Safaricom International Jazz Festival Turned Five

The Safaricom International Jazz Festival turned five years this year marked by electric performances. The Festival attracted the highly acclaimed American jazz trio BWB, made up of Grammy Award winners Norman Brown (guitar) and Kirk Whalum (saxophone), and trumpeter Rick Braun.

“The fifth edition of the Safaricom International Jazz Festival has a special place in our hearts for many reasons. Not only are we celebrating five years of great live jazz performances from world renown and locally admired musicians, we are also celebrating the social impact we’ve created through funds raised from the Festival,” said Bob Collymore, CEO, Safaricom.

In the past five years, the jazz event has featured, among others, some of Africa’s most celebrated jazz artistes. These include South Africa’s world-renowned jazz musician Hugh Masekela (he has been visiting and performing in Kenya since the mid-1980s), whose influence has inspired many in Africa.Others include guitarists, Jonathan Butler and Jimmy Dludlu and trombonist Siya Makuzeni and pianist Bokani Dyer.

Local jazz artistes have also done us proud. They include the youthful Afro-jazz group Shamsi Music, Mwai and The Truth, Nairobi Horns Project, pianist James Gogo with GogoSimo band, pianist Zach Amunga’s AfroSync, saxophonist Chris Bittok, guitarist Eddie Grey, saxophonist Juma Tutu, saxophonist Edward Parseen, and pianist Jacob Asiyo.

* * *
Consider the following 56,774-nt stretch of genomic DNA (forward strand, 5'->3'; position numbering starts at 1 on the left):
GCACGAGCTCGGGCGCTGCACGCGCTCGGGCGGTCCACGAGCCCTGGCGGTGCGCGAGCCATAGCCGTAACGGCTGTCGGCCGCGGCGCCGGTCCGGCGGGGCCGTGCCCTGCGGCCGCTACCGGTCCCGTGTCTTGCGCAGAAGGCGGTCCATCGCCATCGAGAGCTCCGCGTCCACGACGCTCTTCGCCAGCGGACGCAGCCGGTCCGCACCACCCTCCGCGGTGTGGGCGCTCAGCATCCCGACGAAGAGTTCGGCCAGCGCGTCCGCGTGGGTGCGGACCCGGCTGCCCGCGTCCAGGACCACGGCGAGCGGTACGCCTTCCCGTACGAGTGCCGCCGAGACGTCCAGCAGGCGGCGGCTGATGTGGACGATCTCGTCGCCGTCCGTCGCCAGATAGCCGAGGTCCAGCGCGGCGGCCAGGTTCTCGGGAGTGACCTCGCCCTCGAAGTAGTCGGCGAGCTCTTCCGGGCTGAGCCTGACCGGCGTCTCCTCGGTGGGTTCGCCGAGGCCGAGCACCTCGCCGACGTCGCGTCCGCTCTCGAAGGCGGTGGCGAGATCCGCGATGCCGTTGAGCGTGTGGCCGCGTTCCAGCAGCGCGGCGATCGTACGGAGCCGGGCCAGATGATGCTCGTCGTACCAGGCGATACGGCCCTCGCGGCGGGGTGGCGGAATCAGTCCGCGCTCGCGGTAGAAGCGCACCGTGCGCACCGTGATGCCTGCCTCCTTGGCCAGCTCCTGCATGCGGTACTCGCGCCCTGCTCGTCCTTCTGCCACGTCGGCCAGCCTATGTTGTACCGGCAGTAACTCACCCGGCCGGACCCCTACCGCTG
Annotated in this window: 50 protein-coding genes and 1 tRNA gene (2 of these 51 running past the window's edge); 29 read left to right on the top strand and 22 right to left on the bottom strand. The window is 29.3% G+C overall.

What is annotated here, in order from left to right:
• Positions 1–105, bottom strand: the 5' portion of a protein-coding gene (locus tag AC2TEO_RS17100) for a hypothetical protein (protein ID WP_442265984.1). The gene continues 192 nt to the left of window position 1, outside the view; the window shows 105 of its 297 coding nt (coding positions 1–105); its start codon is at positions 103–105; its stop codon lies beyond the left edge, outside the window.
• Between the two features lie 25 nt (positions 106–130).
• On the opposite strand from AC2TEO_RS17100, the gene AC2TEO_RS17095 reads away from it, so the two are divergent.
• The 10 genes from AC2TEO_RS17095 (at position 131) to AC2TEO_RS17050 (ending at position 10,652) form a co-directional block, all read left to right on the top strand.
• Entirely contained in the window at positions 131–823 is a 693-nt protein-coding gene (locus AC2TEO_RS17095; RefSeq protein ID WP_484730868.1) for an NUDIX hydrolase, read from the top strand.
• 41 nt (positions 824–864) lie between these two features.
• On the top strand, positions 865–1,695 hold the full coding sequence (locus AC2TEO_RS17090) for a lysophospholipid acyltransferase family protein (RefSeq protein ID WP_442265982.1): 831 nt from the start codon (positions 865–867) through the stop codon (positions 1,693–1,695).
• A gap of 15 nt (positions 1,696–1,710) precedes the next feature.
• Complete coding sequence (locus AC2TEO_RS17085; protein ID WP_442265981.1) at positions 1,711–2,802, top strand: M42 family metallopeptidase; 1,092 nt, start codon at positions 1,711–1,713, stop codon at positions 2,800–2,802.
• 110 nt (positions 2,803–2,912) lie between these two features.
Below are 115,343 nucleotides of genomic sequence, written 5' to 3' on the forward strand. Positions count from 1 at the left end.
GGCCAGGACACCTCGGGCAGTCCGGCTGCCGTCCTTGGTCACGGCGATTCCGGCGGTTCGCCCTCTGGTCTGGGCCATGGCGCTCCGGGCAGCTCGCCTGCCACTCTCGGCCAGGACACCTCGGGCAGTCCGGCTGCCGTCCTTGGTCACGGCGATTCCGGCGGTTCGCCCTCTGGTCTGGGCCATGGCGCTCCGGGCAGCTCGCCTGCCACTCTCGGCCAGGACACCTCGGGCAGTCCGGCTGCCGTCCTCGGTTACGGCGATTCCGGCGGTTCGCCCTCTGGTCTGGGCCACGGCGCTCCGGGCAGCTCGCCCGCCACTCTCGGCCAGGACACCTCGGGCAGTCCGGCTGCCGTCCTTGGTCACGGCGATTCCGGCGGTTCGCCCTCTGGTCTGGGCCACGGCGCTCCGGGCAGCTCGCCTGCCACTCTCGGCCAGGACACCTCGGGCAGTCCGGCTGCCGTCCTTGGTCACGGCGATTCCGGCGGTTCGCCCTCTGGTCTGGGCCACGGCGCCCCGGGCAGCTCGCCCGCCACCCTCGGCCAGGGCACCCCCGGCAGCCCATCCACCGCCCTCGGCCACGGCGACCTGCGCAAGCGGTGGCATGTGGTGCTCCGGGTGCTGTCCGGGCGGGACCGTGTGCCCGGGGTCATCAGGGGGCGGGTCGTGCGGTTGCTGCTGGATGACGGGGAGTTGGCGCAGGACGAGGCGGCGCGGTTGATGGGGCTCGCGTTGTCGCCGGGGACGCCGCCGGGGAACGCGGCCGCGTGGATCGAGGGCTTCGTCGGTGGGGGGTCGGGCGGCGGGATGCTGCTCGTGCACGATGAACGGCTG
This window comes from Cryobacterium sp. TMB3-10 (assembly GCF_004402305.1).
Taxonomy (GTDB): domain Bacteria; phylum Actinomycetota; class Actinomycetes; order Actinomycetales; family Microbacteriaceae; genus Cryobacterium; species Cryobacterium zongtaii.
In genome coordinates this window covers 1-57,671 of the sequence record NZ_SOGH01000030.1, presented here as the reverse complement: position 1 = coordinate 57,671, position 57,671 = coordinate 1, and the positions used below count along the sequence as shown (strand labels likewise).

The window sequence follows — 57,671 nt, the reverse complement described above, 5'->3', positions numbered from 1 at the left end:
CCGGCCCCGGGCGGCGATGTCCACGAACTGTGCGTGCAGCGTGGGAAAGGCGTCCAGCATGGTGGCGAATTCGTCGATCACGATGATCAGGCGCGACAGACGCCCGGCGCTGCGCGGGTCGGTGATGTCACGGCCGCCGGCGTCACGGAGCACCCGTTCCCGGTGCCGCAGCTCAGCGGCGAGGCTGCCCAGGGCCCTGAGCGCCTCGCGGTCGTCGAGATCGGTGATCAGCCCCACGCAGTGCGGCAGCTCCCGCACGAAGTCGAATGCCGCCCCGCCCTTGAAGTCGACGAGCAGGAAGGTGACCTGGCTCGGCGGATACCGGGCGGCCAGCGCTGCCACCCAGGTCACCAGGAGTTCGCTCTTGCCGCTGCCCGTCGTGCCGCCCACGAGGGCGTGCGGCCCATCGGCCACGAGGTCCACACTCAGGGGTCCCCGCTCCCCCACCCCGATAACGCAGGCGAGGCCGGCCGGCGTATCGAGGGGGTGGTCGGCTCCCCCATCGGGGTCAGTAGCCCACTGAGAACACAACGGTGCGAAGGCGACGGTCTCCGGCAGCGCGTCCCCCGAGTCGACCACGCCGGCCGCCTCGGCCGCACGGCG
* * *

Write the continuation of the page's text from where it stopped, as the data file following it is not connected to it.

Nigerian guitar sensation Kunle Ayo, has made two appearances in Nairobi. Other West Africans who have featured at the Safaricom Jazz Lounge include the seminal Malian singer-guitarist Salif Keita and fellow Fatoumata Diawara.

Proceeds from the Festival – a brainchild of The Art of Music Foundation – go towards supporting the Ghetto Classics, a programme that teaches music to youth from Korogocho.

The Safaricom International Jazz Festival has evolved significantly and is effectively serving to contribute to the diversification of Nairobi’s and indeed Kenya’s cultural landscape by cultivating a jazz culture.

Since 2014, proceeds from all ticket salesare donated to the Ghetto Classics music programme, which has been the Safaricom Jazz beneficiary since 2014 and has so far received an estimated Shs 60 million, funds that have benefitted over 1,200 children from Nairobi and Mombasa.